W00T (Without Operational Transformation)
This paper describes a method of building online collaborative systems that is far simpler than OT. A few years ago I would have dismissed it as a hack (a key to its implementation strategy is that it never deletes characters from the document). But a few years of experience in software engineering have taught me to appreciate it’s simplicity in implementation. Simple implementation and “good enough” feature set is sometimes the right move.
It’s pretty easy reading as far as academic papers go. It’s full of examples to make sure that you really know the edge cases of the algorithm by the time you’re done reading.
An Intro to OT
This is one of the first papers to introduce OT as a technique for building collaborative editors. It’s pretty light on implementation details and spends more time than I’d like describing what real-time collaboration is (I guess you couldn’t take that for granted in 1995). It’s an interesting read, but if you’re interested in getting started with OT, I’d recommend starting instead with this article by Daniel Spiewak. It describes the OT algorithm at a high level and gets into some of the complexities of using it to build an OT server/client.
When I was done with Spiewak’s article, I still didn’t have a solid idea of how to implement OT on text or XML or any particular datatype. He directs to you to the Google Wave whitepapers to find out more, but I found the ot.py implementation to be a better explanation. It’s pretty small and easy to read in entirety. There are more implementations at that link (js, Haskell, lua) but I haven’t dug into them. If you find one that you think is great, let me know!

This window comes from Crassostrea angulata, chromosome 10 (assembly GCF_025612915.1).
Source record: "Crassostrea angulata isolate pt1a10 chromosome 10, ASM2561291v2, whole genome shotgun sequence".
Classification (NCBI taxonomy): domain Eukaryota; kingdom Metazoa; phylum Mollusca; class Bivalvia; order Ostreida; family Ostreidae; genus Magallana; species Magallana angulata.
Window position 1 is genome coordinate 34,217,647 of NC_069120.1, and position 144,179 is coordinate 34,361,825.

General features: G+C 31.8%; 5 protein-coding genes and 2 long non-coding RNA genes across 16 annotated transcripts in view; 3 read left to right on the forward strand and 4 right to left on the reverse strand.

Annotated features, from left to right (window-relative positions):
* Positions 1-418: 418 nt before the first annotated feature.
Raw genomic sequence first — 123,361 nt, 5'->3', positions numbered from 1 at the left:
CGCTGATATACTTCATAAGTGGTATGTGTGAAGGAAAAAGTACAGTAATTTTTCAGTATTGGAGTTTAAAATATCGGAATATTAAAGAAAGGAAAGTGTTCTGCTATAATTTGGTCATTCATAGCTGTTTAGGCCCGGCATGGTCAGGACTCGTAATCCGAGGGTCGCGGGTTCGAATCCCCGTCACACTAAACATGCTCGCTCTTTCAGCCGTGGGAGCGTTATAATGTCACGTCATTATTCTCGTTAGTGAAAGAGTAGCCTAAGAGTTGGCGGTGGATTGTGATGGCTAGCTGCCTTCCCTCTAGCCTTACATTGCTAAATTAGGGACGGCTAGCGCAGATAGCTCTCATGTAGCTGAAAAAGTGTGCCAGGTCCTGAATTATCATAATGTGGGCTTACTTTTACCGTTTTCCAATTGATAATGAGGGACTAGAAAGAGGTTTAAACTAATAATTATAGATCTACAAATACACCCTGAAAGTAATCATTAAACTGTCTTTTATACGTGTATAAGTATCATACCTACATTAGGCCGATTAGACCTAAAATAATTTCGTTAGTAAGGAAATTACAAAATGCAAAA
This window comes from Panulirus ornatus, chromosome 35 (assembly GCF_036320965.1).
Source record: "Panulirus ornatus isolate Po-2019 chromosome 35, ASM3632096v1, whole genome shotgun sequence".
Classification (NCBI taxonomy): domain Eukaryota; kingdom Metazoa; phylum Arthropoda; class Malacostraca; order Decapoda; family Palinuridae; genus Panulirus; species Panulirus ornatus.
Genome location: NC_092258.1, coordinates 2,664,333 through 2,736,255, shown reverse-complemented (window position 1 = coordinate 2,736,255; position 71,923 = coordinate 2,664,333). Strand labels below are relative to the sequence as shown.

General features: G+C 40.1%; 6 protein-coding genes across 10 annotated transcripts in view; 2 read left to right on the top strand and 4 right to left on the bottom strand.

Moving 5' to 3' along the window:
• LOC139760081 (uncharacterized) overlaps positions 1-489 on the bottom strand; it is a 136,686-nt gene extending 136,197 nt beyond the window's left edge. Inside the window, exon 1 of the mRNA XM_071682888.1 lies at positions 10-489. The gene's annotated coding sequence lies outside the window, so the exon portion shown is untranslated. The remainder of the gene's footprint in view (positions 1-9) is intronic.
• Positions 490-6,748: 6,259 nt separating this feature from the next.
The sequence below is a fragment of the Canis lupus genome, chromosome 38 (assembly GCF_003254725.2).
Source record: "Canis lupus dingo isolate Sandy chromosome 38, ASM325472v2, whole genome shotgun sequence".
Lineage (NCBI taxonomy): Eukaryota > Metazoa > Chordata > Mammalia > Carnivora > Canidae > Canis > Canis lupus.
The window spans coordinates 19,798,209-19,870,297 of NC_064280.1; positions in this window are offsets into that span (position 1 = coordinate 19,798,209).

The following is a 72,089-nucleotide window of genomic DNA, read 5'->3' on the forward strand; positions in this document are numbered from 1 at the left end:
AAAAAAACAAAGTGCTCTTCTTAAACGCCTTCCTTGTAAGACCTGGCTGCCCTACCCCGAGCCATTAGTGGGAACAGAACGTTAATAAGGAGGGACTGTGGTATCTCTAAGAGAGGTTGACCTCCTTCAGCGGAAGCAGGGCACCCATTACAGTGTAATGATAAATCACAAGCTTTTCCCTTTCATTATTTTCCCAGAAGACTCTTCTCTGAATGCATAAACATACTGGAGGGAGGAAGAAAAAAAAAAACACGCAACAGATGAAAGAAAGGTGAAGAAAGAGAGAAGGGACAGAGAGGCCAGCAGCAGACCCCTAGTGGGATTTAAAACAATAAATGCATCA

The Way of Kings
This is probably the first fiction book I’ve read since high school. I don’t think I would have had the time to get into it had we not been travelling in China without laptops/phones/etc. It was engrossing. The only downside is that it’s part one of a ten part series of books only two of which are done.
I’ll follow up in 16 years and let you know if it was worth it. ;)
If you draw any quad and join its midpoints with lines, you get a parallelogram! That's pretty neat. The animation below repeatedly draws a (not quite) random quad and joins its midpoints with lines.